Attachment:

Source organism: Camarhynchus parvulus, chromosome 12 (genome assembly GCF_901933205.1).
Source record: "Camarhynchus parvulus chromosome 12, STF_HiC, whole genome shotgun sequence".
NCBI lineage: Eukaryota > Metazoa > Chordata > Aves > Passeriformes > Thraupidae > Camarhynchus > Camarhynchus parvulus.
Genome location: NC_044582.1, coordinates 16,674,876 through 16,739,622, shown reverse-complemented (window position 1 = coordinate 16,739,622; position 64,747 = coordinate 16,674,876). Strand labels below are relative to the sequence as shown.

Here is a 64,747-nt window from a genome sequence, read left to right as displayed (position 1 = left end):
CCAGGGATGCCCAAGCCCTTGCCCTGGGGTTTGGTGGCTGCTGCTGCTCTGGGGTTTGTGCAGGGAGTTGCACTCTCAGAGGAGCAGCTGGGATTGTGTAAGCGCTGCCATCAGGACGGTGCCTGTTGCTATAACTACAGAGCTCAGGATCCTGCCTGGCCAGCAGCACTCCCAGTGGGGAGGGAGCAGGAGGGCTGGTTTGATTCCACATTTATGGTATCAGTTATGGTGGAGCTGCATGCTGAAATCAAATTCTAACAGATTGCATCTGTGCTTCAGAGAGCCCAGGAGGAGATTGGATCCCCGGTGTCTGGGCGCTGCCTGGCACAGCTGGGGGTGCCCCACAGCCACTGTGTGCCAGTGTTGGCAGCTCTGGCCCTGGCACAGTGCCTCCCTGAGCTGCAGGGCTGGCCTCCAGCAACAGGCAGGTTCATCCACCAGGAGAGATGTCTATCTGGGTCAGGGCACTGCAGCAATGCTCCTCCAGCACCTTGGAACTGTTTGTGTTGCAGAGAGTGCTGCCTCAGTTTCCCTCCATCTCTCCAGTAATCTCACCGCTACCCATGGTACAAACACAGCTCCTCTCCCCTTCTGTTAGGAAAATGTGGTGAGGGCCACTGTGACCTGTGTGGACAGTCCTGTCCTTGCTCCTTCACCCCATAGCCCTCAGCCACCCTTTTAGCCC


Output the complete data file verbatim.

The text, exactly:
Source organism: Camarhynchus parvulus, chromosome 12 (genome assembly GCF_901933205.1).
Source record: "Camarhynchus parvulus chromosome 12, STF_HiC, whole genome shotgun sequence".
NCBI lineage: Eukaryota > Metazoa > Chordata > Aves > Passeriformes > Thraupidae > Camarhynchus > Camarhynchus parvulus.
Genome location: NC_044582.1, coordinates 16,674,876 through 16,739,622, shown reverse-complemented (window position 1 = coordinate 16,739,622; position 64,747 = coordinate 16,674,876). Strand labels below are relative to the sequence as shown.

Here is a 64,747-nt window from a genome sequence, read left to right as displayed (position 1 = left end):
CCAGGGATGCCCAAGCCCTTGCCCTGGGGTTTGGTGGCTGCTGCTGCTCTGGGGTTTGTGCAGGGAGTTGCACTCTCAGAGGAGCAGCTGGGATTGTGTAAGCGCTGCCATCAGGACGGTGCCTGTTGCTATAACTACAGAGCTCAGGATCCTGCCTGGCCAGCAGCACTCCCAGTGGGGAGGGAGCAGGAGGGCTGGTTTGATTCCACATTTATGGTATCAGTTATGGTGGAGCTGCATGCTGAAATCAAATTCTAACAGATTGCATCTGTGCTTCAGAGAGCCCAGGAGGAGATTGGATCCCCGGTGTCTGGGCGCTGCCTGGCACAGCTGGGGGTGCCCCACAGCCACTGTGTGCCAGTGTTGGCAGCTCTGGCCCTGGCACAGTGCCTCCCTGAGCTGCAGGGCTGGCCTCCAGCAACAGGCAGGTTCATCCACCAGGAGAGATGTCTATCTGGGTCAGGGCACTGCAGCAATGCTCCTCCAGCACCTTGGAACTGTTTGTGTTGCAGAGAGTGCTGCCTCAGTTTCCCTCCATCTCTCCAGTAATCTCACCGCTACCCATGGTACAAACACAGCTCCTCTCCCCTTCTGTTAGGAAAATGTGGTGAGGGCCACTGTGACCTGTGTGGACAGTCCTGTCCTTGCTCCTTCACCCCATAGCCCTCAGCCACCCTTTTAGCCC